Respecting the Native American client’s culture also includes not staring. I have found that in counseling Native American clients, it is often better to stare at something rather than looking directly at the client. You may also show respect for the culture by having Native American pictures or genuine Native American artifacts in your office. It goes without saying that this shows the Native American client that you have a legitimate respect for their way of life. Finally you may respect the Native American client’s presence by offering him or her a cup of coffee or tea. Have you tried any of these techniques to build rapport with your culturally different client who is Native American?

♦ 3. The Attitude of Listening
In addition to minimizing your authoritarian role and building rapport, in counseling the Native American client, you may want to assume the attitude that you can best help by listening. As with most clients, Native American clients will often communicate both verbally and through clues with their bodies, eyes, and tone of voice. However, as you know, Native Americans believe that white American society is compulsive and they believe that members of the society cannot settle for stating one simple sentence. Your Native American client may interpret your talking as a tirade if it goes on too long.  In listening, you may also want to ask permission before taking notes.

♦ 4. Avoid Patronizing with Pseudosecrecy Statements
Clearly to avoid any statements that might be considered by your Native American client as patronizing, avoid making pseudosecrecy statements. By pseudosecrecy statement, I mean one that begins with a phrase like, "Feel free to tell me" or "You can rest assured I won’t tell anyone." I have found that if a Native American trusts his or her therapist, a pseudosecrecy statement will cause him or her to question why that therapist would feel so insecure that he or she had to make the statement. Obviously this then causes the Native American to lose that trust that he or she had to begin with.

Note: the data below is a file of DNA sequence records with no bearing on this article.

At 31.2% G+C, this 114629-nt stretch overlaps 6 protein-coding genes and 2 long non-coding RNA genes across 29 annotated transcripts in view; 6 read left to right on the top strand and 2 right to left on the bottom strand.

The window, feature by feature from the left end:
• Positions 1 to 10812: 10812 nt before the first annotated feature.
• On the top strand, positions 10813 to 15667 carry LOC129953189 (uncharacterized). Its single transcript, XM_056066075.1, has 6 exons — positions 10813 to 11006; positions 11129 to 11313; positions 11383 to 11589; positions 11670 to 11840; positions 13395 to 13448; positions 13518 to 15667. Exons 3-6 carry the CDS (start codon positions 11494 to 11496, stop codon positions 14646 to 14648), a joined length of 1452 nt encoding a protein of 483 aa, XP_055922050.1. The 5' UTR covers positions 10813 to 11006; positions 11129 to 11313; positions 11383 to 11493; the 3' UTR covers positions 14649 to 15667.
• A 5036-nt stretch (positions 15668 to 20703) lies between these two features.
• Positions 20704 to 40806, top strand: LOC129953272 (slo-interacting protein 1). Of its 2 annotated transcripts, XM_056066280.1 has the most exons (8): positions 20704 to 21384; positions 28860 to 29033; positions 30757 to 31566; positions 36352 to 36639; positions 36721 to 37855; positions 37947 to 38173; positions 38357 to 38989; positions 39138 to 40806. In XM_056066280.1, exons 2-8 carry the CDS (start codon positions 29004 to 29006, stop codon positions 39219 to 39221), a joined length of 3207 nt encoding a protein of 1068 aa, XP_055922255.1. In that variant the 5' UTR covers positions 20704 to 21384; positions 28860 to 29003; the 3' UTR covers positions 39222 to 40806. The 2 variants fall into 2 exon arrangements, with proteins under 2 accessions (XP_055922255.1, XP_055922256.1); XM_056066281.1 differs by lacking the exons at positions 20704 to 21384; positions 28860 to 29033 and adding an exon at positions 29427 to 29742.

Do you have a culturally different client who is Native American? How might the historical experiences of the Native American people be impacting your counseling sessions? Do you understand the Native American value system and how it differs from the traditional Western value system? What are the ethical implications these differences in value systems might have on effective counseling? The NBCC Code of Ethics states, "Through an awareness of the impact of stereotyping and unwarranted discrimination, that is, biases based on age, disability, ethnicity, gender, race, religion, or sexual orientation, certified counselors guard the individual rights and personal dignity of the client in the counseling relationship."

In this section, we have discussed the cultural and historical perspectives in counseling culturally different clients who are Native American. We have also discussed the implications of these cultural and historical perspectives.

Peer-Reviewed Journal Article References:
Clearing-Sky, M. (2007). Review of Healing the soul wound: Counseling with American Indians and other Native peoples [Review of the book Healing the soul wound: Counseling with american indians and other native peoples, by E. Duran & A. E. Ivey]. Cultural Diversity and Ethnic Minority Psychology, 13(3), 264–265.

Gone, J. P. (2013). A community-based treatment for Native American historical trauma: Prospects for evidence-based practice. Spirituality in Clinical Practice, 1(S), 78–94.

Haviland, M. G., Horswill, R. K., O'Connell, J. J., & Dynneson, V. V. (1983). Native American college students' preference for counselor race and sex and the likelihood of their use of a counseling center. Journal of Counseling Psychology, 30(2), 267–270.

Lopez, J. D. (2021). Examining construct validity of the Scale of Native Americans Giving Back. Journal of Diversity in Higher Education, 14(4), 519–529.

Meyer, M. L., & Young, E. (2021). Best practice recommendations for psychologists working with marginalized populations impacted by COVID-19. Professional Psychology: Research and Practice, 52(4), 309–317

Novack, M. A., Standley, M., Bang, M., Washinawatok, K., Medin, D., & Waxman, S. (2021). Hands on: Nonverbal communication in Native and non-Native American parent–child dyads during informal learning. Developmental Psychology.

Sandeen, E., Moore, K. M., & Swanda, R. M. (2018). Reflective local practice: A pragmatic framework for improving culturally competent practice in psychology. Professional Psychology: Research and Practice, 49(2), 142–150.

Watson-Singleton, N. N., Lewis, J. A., & Dworkin, E. R. (2021). Toward a socially just diversity science: Using intersectional mixed methods research to center multiply marginalized Black, Indigenous, and People of Color (BIPOC). Cultural Diversity and Ethnic Minority Psychology.

What are examples of pseudosecrecy statements that should be avoided when treating a Native American client? To select and enter your answer go to Ethics CE Test.